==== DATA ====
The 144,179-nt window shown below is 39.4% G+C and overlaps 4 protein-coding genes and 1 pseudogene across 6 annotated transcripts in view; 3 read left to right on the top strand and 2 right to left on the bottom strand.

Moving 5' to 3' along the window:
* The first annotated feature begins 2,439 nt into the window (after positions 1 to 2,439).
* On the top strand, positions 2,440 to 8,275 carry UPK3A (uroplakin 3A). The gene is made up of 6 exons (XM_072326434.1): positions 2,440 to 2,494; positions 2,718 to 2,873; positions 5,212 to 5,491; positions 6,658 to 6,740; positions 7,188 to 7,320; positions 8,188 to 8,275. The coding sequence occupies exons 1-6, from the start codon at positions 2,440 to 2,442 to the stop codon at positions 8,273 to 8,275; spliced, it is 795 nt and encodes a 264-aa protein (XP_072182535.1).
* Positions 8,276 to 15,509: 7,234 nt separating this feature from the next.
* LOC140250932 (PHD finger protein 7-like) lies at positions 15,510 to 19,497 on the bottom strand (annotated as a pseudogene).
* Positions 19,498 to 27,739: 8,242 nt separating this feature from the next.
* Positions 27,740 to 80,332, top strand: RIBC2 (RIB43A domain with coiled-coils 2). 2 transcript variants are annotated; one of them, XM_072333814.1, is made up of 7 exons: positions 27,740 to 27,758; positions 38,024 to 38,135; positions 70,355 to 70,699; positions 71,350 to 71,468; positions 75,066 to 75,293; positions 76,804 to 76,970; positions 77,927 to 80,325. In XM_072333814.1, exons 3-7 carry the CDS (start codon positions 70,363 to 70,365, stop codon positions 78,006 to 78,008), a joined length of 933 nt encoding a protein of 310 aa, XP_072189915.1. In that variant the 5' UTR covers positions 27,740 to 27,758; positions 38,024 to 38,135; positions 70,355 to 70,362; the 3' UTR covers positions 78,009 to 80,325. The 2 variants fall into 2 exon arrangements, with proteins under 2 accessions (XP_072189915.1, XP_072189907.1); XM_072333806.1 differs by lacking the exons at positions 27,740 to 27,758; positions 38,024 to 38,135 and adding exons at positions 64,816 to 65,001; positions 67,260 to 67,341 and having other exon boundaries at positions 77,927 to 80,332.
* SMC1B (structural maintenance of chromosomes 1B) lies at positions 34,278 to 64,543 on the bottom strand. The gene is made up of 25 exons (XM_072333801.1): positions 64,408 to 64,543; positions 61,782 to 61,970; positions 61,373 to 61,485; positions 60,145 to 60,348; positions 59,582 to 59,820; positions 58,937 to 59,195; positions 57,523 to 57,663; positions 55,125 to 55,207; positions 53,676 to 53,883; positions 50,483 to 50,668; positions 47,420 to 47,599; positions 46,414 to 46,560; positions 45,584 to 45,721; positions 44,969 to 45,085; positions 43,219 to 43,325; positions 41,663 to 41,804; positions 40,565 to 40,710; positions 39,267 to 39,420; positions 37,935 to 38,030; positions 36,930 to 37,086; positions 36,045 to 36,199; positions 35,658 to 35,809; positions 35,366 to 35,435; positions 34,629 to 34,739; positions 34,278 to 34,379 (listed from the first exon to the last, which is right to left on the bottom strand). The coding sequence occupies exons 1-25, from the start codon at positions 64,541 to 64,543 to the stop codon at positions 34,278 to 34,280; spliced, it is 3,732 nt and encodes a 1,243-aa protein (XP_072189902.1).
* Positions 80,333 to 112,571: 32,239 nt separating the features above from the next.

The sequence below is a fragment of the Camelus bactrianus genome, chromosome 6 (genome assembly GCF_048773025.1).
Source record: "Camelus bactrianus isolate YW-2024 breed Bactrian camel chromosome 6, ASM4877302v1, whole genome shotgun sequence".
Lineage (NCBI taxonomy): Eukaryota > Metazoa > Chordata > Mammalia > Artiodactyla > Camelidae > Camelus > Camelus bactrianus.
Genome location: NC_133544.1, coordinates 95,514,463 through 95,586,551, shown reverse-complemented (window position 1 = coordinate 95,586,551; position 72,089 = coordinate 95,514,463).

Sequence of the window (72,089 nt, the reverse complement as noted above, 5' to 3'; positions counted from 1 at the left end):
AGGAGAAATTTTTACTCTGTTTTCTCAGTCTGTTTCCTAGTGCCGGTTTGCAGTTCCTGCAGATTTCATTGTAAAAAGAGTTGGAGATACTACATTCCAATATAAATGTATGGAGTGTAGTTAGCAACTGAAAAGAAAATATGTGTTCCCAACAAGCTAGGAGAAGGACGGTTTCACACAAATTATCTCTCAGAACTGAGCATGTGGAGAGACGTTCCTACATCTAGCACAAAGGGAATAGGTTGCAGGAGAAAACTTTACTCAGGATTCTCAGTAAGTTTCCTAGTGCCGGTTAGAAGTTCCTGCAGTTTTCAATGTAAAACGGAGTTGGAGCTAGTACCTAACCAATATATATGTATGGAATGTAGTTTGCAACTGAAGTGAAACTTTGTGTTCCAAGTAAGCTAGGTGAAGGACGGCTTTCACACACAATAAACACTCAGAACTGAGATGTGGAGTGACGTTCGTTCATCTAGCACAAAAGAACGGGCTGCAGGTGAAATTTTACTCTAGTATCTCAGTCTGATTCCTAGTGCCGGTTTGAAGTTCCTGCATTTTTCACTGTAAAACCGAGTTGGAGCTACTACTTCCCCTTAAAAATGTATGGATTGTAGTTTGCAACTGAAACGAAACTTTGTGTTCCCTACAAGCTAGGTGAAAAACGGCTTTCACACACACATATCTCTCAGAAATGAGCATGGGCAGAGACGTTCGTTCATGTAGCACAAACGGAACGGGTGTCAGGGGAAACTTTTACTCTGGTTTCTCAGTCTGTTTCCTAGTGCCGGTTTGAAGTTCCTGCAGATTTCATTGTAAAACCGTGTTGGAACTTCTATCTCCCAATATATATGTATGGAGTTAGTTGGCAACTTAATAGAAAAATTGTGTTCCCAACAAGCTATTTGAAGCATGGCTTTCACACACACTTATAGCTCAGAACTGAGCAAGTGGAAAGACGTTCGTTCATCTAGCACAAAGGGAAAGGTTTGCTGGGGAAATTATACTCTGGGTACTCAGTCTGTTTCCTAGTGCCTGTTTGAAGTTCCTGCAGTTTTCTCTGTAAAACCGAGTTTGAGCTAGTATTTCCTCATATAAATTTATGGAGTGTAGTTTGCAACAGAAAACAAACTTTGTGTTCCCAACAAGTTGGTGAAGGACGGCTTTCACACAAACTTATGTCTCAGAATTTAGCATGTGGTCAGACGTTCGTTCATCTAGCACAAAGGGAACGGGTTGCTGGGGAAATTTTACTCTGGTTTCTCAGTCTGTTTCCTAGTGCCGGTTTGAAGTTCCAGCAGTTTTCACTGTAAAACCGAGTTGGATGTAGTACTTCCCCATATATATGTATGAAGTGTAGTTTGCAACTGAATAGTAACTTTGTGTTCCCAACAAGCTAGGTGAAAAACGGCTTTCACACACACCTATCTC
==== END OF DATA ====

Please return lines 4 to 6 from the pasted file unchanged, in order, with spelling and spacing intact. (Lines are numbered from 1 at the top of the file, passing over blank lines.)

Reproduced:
* On the top strand, positions 2,440 to 8,275 carry UPK3A (uroplakin 3A). The gene is made up of 6 exons (XM_072326434.1): positions 2,440 to 2,494; positions 2,718 to 2,873; positions 5,212 to 5,491; positions 6,658 to 6,740; positions 7,188 to 7,320; positions 8,188 to 8,275. The coding sequence occupies exons 1-6, from the start codon at positions 2,440 to 2,442 to the stop codon at positions 8,273 to 8,275; spliced, it is 795 nt and encodes a 264-aa protein (XP_072182535.1).
* Positions 8,276 to 15,509: 7,234 nt separating this feature from the next.
* LOC140250932 (PHD finger protein 7-like) lies at positions 15,510 to 19,497 on the bottom strand (annotated as a pseudogene).